CZ/SK verze

Development of Railway Infrastructure in Europe

Development of Railway Infrastructure in Europe
photo: infrastructure
22 / 03 / 2021

The European Union is aware of the need for quality multimodal infrastructure. Most transport in Europe takes place in historical long-term proven directions. The most important lines, roads or watercourses from the point of view of transport are organized into the so-called Trans-European Transport Network – TEN-T. It has two layers – the global one, which is to be completed by 2030, and the priority main “core network”, which is due to be completed as early as 2030, given its importance. The main requirement is the possibility to transport freight trains up to 740m long at a speed of at least 100 km/h. Great emphasis is placed on interoperability, in particular on the equipment of the European Rail Traffic Management System – ERTMS.

The most important transport directions within the core network were arranged into 9 so-called core network corridors. Very important and traditional is the corridor which starts at the Polish ports of Gdansk, Gdynia, Szczecin and Świnoujście in the north and heads to the Adriatic ports of Koper, Trieste, Venice and Ravenna in the south. It goes through the industrial regions of central and southern Poland, passes through the Czech Republic and Slovakia to the Austrian-Slovenian border and heads to Italy and Slovenia.

The purpose of the corridor is to remove narrow throats and coordinate infrastructure structures. Therefore, the corridor has its coordinator appointed by the European Commission. In the case of this corridor, it is Anne Elisabeth Jensen.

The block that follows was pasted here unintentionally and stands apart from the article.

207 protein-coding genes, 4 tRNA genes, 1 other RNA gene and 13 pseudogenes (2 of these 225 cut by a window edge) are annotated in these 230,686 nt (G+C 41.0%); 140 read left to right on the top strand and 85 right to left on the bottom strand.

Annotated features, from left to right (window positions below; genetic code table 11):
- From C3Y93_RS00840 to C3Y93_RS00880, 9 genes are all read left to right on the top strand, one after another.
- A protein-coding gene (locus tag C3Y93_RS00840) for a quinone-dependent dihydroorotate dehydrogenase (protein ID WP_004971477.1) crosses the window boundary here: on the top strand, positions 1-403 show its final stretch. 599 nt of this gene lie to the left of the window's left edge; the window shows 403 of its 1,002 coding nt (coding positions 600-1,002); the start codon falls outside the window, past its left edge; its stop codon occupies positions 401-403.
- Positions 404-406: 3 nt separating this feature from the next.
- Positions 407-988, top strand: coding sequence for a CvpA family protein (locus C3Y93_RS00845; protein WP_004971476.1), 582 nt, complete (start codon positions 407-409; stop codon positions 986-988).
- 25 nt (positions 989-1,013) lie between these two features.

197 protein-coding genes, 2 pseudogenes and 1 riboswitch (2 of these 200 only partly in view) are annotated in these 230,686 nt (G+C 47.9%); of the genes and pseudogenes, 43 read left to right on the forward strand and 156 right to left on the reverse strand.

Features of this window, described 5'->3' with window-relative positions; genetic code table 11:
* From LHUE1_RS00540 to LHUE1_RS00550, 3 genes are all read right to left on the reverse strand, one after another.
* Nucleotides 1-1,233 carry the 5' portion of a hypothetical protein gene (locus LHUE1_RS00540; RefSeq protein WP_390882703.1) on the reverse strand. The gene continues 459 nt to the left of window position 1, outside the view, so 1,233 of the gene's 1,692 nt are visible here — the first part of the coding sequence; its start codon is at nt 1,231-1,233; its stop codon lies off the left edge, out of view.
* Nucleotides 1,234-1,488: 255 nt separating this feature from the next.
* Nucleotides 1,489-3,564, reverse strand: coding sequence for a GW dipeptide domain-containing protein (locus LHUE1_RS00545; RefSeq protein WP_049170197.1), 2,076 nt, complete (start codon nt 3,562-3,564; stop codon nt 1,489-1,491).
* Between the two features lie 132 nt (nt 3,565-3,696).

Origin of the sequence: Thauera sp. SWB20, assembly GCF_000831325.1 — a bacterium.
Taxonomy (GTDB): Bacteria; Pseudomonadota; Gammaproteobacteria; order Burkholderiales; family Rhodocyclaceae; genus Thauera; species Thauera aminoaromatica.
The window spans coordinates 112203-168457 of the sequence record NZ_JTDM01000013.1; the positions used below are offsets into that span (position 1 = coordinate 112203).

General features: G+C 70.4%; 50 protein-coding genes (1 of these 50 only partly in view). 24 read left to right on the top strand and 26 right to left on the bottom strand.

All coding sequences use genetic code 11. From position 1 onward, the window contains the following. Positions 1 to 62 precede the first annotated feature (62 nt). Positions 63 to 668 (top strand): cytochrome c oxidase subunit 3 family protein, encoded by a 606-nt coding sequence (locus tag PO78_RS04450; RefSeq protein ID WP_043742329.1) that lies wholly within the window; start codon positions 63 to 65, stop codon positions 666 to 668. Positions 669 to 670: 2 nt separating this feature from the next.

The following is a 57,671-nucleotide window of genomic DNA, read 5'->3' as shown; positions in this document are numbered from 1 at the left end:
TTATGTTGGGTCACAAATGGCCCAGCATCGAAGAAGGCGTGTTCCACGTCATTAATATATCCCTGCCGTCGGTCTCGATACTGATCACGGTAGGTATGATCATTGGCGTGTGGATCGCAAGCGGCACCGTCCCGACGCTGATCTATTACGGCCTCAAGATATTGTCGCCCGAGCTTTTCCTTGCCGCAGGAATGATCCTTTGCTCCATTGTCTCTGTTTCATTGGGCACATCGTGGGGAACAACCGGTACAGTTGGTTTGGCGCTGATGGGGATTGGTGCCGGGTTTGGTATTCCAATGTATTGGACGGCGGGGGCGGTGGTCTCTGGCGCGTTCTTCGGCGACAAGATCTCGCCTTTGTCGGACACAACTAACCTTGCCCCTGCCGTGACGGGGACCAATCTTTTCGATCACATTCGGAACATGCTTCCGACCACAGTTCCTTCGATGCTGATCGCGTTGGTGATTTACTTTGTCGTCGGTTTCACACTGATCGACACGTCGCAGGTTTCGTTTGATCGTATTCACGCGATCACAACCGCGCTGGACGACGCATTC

The railway infrastructure along the entire route is undergoing significant modernisation and can also be financed by the EU's Connecting Europe Facility (CEF). In Poland, all lines (currently the line from Szczecin to Poznan) are undergoing such modernization, while the line from Poznan to Katowice has already been modernised. Similarly, the section from Tricity to Bydgoszcz was completed and a comprehensive modernization from Bydgoszcz to Katowice is currently underway. For the next part of the train route, a key section from Katowice to the Czech borders remains to be modernised. Its modernization has already partially begun and will take about 5 years. Part of this is a comprehensive modernization of the bottom and the upper and an increase in speed where with the exception of a short section around Zebrzydowice, the speed will be 160 km/h, in the section mentioned above about 120 km/h. The section from Chybie on the state border with the Czech Republic is the only one where no work (even a project one) has started yet.

In the Czech Republic, the corridor goes along the so-called Ferdinandka, i.e. directly from Ostrava via Přerov and Otrokovice to Břeclav. The parallel branch leads through Slovakia, through the Zwardoń border crossing where the terrain is rather hilly and the parameters are not good. According to the information from Slovakian Railways, a tunnel solution is being considered but only in the very long term. On the contrary, the line from Čadca via Žilina to Bratislava has already been modernised and now the modernisation of the section from Trenčín to Žilina is being completed. Further to Austria, a double-track and electrification of the line through Devínská Nova Ves is being prepared. In Austria, the line has very good parameters, despite the generous project of the Semmerin Tunnel and Koralmbahn (see overview below, EK source).

Slovenia is currently carrying out a comprehensive modernisation of the line from Ljubjana to Koper, where such modernisation is needed following the floods that severely disrupted the line. Part of this modernisation is a partial increase in speed. The section between Lyubjana and Austria is in technically good condition.

In Břeclav, the corridor crosses with the Orient - East Med Corridor, which runs from the North Sea to the Turkish border. That's what we're going to talk about next time.